Scientific Computing Seminar

Fall 2015

**http://people.sc.fsu.edu/~jburkardt/classes/tta_2015/tta_2015.html**

**TTA_2015** is the home page for "The Top Ten Algorithms",
a 1-credit seminar class offered by the Department of Scientific Computing
at Florida State University, Fall Session 2015.

Undergraduates should register for this class as:
**ISC4932: Senior Seminar in Scientific Computing**,
and graduate students should register for this class as:
**ISC5939: Advanced Graduate Seminar in Scientific Computing.**

This 1-credit seminar focusses on algorithms. At one time, algorithms were thought of simply as procedures for computing numerical results, such as square roots. Now, algorithms can recognize faces, recommend a movie, predict a crime wave, or set up a price schedule for seats on an airline flight.

Each week, we will:

- present an interesting problem and show how it is solved by algorithms. This discussion will concentrate on the ideas and clever tricks behind the algorithm, not on the mathematics or computational implementation;
- look at a particular numerical algorithm, and discuss its history, uses, limitations, implementations, and extensions.
- invite students to make 5 minute presentations on an algorithm of their choosing;

At the end of the semester, each student will submit a document describing an algorithm that should be considered for the final Top Ten List. We will vote for our favorites, and prepare a "Top Ten Algorithms" poster to be printed out and hung in room 499.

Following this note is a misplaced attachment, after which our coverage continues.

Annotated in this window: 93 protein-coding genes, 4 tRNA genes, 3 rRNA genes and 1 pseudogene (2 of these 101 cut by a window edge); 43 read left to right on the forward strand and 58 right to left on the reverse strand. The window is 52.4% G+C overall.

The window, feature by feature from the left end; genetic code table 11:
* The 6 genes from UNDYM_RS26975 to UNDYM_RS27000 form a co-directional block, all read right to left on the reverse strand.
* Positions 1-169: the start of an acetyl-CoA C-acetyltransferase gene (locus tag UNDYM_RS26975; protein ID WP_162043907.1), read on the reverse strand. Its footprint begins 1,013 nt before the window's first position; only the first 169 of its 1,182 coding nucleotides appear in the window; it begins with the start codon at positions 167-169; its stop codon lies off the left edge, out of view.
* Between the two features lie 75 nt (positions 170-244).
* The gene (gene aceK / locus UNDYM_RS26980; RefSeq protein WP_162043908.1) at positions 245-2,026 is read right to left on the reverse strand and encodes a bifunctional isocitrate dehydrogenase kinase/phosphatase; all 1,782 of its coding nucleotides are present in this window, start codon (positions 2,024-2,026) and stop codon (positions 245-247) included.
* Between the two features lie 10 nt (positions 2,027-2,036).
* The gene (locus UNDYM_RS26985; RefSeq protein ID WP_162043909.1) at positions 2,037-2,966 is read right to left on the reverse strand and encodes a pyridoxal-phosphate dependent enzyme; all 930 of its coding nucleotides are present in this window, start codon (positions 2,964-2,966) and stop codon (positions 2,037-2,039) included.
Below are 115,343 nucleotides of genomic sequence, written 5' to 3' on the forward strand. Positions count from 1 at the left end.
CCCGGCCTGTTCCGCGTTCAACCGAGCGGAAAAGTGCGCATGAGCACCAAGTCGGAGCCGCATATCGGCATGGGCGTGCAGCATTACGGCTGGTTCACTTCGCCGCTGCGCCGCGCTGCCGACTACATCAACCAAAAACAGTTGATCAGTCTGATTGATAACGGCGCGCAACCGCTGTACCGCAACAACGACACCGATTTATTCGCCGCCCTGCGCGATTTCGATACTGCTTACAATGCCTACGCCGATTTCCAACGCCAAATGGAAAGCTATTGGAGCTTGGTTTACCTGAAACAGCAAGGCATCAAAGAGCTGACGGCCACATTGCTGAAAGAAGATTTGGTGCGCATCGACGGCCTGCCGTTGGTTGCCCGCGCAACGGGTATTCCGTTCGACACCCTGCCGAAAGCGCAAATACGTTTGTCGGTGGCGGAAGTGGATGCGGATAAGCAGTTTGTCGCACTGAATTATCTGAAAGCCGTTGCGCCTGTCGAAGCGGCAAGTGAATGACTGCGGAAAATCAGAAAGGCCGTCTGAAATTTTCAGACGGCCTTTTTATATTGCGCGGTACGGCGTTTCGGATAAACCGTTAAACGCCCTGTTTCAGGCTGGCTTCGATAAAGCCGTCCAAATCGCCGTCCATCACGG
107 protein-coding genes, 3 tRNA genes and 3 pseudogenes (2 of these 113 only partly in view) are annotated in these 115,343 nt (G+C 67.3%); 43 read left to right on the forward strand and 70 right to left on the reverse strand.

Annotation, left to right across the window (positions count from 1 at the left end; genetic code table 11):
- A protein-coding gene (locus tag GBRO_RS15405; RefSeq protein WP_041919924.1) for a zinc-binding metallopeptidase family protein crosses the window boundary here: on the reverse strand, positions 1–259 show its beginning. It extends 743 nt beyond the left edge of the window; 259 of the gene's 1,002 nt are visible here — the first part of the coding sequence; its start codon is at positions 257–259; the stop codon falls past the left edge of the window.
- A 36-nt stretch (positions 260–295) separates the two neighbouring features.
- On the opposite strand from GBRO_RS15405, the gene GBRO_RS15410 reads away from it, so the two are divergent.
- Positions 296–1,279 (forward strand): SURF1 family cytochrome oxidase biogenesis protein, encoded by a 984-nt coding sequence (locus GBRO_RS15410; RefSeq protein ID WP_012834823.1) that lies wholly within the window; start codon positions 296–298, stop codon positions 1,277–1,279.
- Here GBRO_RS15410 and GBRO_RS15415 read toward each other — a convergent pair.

The course is inspired by the Dongarra/Sullivan list of the top ten algorithms that appeared in the January-February 2000 issue of the magazine "Computing in Science and Engineering", and by the book "9 Algorithms That Changed the Future" by John MacCormick.

- algorithms.html, a list of algorithms we may consider for our own top ten list.
- papers.html a list of suggested papers for presentation;
- schedule.html, an evolving schedule for the class;
- syllabus.pdf, the class syllabus.

Nick Berry works at Facebook as a data scientist, and produces a short fascinating online articles about computing, simulation, and puzzles, at http://www.datagenetics.com/blog.html.

Brian Hayes is a columnist for the journal "American Scientist". He has a series of articles on computing, including many discussions of algorithms. Go to http://bit-player.org, and then under the "About" menu item, select "publications" to see any of his articles.

Stephen Skiena, author of "The Algorithm Design Book", maintains a corresponding website http://www3.cs.stonybrook.edu/~algorith/, the Stony Book Algorithm Repository, which lists lectures, slides, implementations of algorithms in many languages, lists algorithmic data structures, problems in numerics, combinatorics, graph theory, computational geometry, sets and strings.